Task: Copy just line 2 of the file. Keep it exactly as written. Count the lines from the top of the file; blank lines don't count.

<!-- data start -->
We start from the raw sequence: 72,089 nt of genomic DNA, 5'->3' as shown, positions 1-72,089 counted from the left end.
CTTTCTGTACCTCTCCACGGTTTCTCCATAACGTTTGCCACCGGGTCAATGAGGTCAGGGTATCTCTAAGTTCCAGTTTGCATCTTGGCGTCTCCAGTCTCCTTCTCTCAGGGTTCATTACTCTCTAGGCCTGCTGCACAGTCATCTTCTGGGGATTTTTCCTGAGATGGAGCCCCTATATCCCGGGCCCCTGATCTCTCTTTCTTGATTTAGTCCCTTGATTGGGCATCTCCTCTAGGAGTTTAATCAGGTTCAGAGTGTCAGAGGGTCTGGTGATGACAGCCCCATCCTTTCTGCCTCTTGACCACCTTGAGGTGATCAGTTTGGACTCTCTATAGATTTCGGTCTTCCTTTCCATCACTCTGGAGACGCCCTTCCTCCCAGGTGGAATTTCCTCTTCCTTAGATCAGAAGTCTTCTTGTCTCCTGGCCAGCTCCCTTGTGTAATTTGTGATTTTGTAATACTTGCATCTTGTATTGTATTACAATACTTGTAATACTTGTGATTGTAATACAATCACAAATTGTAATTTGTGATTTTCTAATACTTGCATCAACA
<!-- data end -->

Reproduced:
CTTTCTGTACCTCTCCACGGTTTCTCCATAACGTTTGCCACCGGGTCAATGAGGTCAGGGTATCTCTAAGTTCCAGTTTGCATCTTGGCGTCTCCAGTCTCCTTCTCTCAGGGTTCATTACTCTCTAGGCCTGCTGCACAGTCATCTTCTGGGGATTTTTCCTGAGATGGAGCCCCTATATCCCGGGCCCCTGATCTCTCTTTCTTGATTTAGTCCCTTGATTGGGCATCTCCTCTAGGAGTTTAATCAGGTTCAGAGTGTCAGAGGGTCTGGTGATGACAGCCCCATCCTTTCTGCCTCTTGACCACCTTGAGGTGATCAGTTTGGACTCTCTATAGATTTCGGTCTTCCTTTCCATCACTCTGGAGACGCCCTTCCTCCCAGGTGGAATTTCCTCTTCCTTAGATCAGAAGTCTTCTTGTCTCCTGGCCAGCTCCCTTGTGTAATTTGTGATTTTGTAATACTTGCATCTTGTATTGTATTACAATACTTGTAATACTTGTGATTGTAATACAATCACAAATTGTAATTTGTGATTTTCTAATACTTGCATCAACA